Saturday, July 29, 2006
By David Lawder
WASHINGTON (Reuters) - The United Nations Human Rights Committee on Friday urged U.S. lawmakers to give the District of Columbia a voting member of Congress, saying the lack of such representation appeared inconsistent with international law.
The rebuke came in a report released by the committee in Geneva on Friday which said residents of the U.S. capital deserved to take part in government affairs directly or through freely chosen representatives under the 1992 International Covenant on Civil and Political Rights.
The District of Columbia has been without a voting member of Congress since its founding as the national capital in 1790 because it was specified by U.S. Constitution as a federal district that was not part of any state.
D.C. residents were not allowed to vote in presidential elections until 1961, when a constitutional amendment was ratified.
Today the city's standard car license plates bear the slogan, "Taxation without representation." The U.S. Census Bureau recently revised its 2005 estimate for D.C.'s population upward to about 582,000 from 550,000, marking the first increase since 1950.
The U.N. Human Rights Committee said it "remains concerned that residents of the District of Columbia do not enjoy full representation in Congress, a restriction which does not seem to be compatible with article 25 of the Covenant."
"The State party (the United States) should ensure the right of residents of the District of Columbia to take part in the conduct of public affairs, directly or through freely chosen representatives, in particular with regard to the House of Representatives," the panel said.Voting and human rights advocates welcomed the statement and hoped it would boost support for a bill to give Washington a seat in the House of Representatives.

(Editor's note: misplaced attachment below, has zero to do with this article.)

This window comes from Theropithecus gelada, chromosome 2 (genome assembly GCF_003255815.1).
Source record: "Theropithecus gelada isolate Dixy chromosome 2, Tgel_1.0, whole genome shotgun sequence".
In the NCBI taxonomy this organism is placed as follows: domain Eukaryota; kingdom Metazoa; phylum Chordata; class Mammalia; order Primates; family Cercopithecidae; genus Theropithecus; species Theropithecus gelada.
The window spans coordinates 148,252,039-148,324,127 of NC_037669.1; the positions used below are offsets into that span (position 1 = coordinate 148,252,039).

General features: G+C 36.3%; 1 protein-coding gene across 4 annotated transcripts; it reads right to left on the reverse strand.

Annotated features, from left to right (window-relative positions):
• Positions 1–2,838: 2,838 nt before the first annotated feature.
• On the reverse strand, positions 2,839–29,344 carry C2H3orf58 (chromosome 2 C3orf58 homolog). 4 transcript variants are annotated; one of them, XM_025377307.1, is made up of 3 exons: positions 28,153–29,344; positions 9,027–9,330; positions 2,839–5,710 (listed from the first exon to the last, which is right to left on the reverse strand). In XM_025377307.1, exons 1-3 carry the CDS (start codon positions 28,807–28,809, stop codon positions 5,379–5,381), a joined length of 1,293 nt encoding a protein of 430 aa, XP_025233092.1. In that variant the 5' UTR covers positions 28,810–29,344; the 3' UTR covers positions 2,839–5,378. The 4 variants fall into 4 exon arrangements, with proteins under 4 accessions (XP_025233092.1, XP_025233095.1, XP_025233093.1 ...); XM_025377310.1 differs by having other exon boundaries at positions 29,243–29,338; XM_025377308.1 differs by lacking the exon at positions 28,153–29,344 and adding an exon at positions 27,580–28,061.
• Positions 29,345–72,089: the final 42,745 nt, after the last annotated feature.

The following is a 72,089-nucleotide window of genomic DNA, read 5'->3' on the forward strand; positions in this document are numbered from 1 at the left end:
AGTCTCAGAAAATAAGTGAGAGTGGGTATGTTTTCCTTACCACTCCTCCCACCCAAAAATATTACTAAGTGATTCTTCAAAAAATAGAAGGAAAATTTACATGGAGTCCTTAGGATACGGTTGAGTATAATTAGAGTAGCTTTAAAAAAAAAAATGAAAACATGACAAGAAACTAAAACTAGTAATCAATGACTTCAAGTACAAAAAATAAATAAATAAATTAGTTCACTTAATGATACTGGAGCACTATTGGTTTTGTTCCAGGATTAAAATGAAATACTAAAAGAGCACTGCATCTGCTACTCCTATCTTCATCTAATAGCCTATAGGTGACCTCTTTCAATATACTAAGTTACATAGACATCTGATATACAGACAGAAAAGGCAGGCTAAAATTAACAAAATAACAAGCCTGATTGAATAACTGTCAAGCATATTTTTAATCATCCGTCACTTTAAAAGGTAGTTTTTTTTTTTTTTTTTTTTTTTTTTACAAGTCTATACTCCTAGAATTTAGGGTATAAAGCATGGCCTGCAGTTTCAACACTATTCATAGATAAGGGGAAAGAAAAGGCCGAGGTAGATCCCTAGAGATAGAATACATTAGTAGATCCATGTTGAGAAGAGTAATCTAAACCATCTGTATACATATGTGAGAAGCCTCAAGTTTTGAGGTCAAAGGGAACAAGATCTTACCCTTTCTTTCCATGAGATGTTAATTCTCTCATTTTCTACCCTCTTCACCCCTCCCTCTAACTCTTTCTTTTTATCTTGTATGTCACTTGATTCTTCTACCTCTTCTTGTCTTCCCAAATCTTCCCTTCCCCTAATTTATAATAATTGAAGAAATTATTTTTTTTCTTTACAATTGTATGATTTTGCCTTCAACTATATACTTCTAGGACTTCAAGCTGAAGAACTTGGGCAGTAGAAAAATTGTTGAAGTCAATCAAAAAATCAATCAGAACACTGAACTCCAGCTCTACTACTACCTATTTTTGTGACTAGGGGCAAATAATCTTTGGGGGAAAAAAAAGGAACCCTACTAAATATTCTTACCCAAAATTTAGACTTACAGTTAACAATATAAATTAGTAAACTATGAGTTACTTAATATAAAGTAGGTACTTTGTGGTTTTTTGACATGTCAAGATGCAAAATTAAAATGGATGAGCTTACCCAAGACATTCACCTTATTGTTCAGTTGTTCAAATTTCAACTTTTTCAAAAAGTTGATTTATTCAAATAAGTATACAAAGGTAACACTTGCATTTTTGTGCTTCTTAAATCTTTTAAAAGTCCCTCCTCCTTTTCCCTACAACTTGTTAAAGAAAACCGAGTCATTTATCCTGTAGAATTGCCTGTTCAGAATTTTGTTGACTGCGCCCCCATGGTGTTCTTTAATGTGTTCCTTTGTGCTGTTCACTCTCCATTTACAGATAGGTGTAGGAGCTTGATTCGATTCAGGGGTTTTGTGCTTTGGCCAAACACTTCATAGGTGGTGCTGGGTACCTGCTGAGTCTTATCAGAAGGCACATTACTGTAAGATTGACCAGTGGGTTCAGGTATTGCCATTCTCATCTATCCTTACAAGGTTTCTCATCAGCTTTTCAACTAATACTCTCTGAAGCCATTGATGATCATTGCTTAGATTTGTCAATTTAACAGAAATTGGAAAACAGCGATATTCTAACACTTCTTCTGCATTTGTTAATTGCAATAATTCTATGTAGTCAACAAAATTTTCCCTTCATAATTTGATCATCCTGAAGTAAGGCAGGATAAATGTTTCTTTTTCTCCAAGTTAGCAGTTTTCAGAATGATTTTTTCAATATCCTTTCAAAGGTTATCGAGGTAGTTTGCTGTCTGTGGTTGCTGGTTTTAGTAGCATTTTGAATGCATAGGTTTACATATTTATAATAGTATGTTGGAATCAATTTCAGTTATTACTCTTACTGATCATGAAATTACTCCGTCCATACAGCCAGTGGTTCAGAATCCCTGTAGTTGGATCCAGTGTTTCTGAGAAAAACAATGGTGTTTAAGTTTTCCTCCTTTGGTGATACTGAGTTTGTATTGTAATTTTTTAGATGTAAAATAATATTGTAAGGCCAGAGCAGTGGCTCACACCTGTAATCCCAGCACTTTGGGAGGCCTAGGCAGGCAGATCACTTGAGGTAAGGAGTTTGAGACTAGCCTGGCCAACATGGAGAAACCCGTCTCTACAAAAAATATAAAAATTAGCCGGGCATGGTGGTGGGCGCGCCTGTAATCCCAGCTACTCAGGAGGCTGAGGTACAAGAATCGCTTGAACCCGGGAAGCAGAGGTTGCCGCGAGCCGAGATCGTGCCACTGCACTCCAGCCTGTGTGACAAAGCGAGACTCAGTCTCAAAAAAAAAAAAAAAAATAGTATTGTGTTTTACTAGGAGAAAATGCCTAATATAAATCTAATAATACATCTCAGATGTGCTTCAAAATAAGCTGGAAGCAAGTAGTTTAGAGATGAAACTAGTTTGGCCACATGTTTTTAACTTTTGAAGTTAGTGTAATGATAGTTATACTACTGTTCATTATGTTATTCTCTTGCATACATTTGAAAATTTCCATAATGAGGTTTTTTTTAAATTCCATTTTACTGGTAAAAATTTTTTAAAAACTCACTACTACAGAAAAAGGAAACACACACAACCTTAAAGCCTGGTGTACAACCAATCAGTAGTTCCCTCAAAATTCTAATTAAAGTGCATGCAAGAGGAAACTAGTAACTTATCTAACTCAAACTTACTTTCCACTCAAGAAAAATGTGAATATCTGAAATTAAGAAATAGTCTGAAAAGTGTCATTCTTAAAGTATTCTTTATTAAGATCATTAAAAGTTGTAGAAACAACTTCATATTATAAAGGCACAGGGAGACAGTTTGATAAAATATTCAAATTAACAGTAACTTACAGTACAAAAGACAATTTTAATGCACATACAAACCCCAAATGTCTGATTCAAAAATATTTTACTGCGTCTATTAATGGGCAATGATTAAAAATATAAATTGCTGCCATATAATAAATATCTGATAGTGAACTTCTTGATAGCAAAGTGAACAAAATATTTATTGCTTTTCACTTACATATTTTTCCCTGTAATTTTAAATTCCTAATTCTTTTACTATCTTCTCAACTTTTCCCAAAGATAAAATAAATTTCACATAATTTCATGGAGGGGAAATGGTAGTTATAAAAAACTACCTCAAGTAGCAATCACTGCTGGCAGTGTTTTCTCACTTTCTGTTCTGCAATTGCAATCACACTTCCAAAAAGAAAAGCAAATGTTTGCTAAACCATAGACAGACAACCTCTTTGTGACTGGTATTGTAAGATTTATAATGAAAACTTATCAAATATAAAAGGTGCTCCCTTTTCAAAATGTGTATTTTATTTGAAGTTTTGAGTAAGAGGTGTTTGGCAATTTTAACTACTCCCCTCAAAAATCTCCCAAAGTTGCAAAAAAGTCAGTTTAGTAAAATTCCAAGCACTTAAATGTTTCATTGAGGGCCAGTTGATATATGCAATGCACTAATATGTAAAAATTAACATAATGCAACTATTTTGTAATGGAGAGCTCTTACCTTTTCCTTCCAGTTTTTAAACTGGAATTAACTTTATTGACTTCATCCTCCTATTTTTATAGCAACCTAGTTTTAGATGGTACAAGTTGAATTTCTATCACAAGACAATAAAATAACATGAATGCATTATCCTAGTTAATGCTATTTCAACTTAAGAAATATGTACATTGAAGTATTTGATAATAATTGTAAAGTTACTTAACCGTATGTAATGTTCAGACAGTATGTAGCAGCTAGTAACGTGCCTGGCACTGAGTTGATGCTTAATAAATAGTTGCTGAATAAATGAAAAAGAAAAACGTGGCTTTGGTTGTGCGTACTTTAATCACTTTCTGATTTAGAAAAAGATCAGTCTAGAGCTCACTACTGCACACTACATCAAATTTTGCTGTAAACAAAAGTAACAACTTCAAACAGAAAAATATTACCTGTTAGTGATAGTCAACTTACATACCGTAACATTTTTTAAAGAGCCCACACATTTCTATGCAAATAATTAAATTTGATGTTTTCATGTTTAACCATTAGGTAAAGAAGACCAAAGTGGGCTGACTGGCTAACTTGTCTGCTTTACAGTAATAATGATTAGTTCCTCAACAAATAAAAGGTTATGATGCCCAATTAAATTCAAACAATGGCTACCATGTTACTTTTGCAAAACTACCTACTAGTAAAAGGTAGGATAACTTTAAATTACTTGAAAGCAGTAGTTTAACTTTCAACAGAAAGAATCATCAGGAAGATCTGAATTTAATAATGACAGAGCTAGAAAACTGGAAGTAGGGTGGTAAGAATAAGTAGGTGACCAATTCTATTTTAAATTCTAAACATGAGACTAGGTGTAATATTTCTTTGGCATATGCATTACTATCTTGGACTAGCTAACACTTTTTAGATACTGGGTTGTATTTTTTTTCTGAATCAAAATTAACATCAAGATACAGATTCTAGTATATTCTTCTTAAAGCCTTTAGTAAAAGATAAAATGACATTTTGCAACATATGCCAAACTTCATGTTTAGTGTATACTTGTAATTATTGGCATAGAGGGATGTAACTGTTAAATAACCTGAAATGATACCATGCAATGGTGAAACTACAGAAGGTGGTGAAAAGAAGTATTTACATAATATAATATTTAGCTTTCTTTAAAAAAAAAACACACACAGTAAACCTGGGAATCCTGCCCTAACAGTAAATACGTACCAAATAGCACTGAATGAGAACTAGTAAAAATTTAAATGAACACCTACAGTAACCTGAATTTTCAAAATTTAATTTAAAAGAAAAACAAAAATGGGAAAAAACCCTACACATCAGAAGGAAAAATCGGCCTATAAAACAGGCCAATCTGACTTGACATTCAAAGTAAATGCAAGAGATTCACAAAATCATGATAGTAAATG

Timothy Cooper, executive director of Worldrights, said the statement also could provide the basis for legal challenges to the prohibition on voting representation.
"No longer can the U.S. hide from its international obligations," Cooper said. "It should act to right this human rights wrong without delay."
The House Judiciary Committee this week scheduled a September 14 hearing on a bill that would create two new House seats, one for heavily Democratic D.C. and one for Utah, the largely Republican state that was next in line for a new seat based on 2000 Census Bureau data.
The bill was overwhelmingly approved by the House Government Reform Committee in May but needs approval from the judiciary panel, where it faces a tougher fight, before it can advance to the House floor.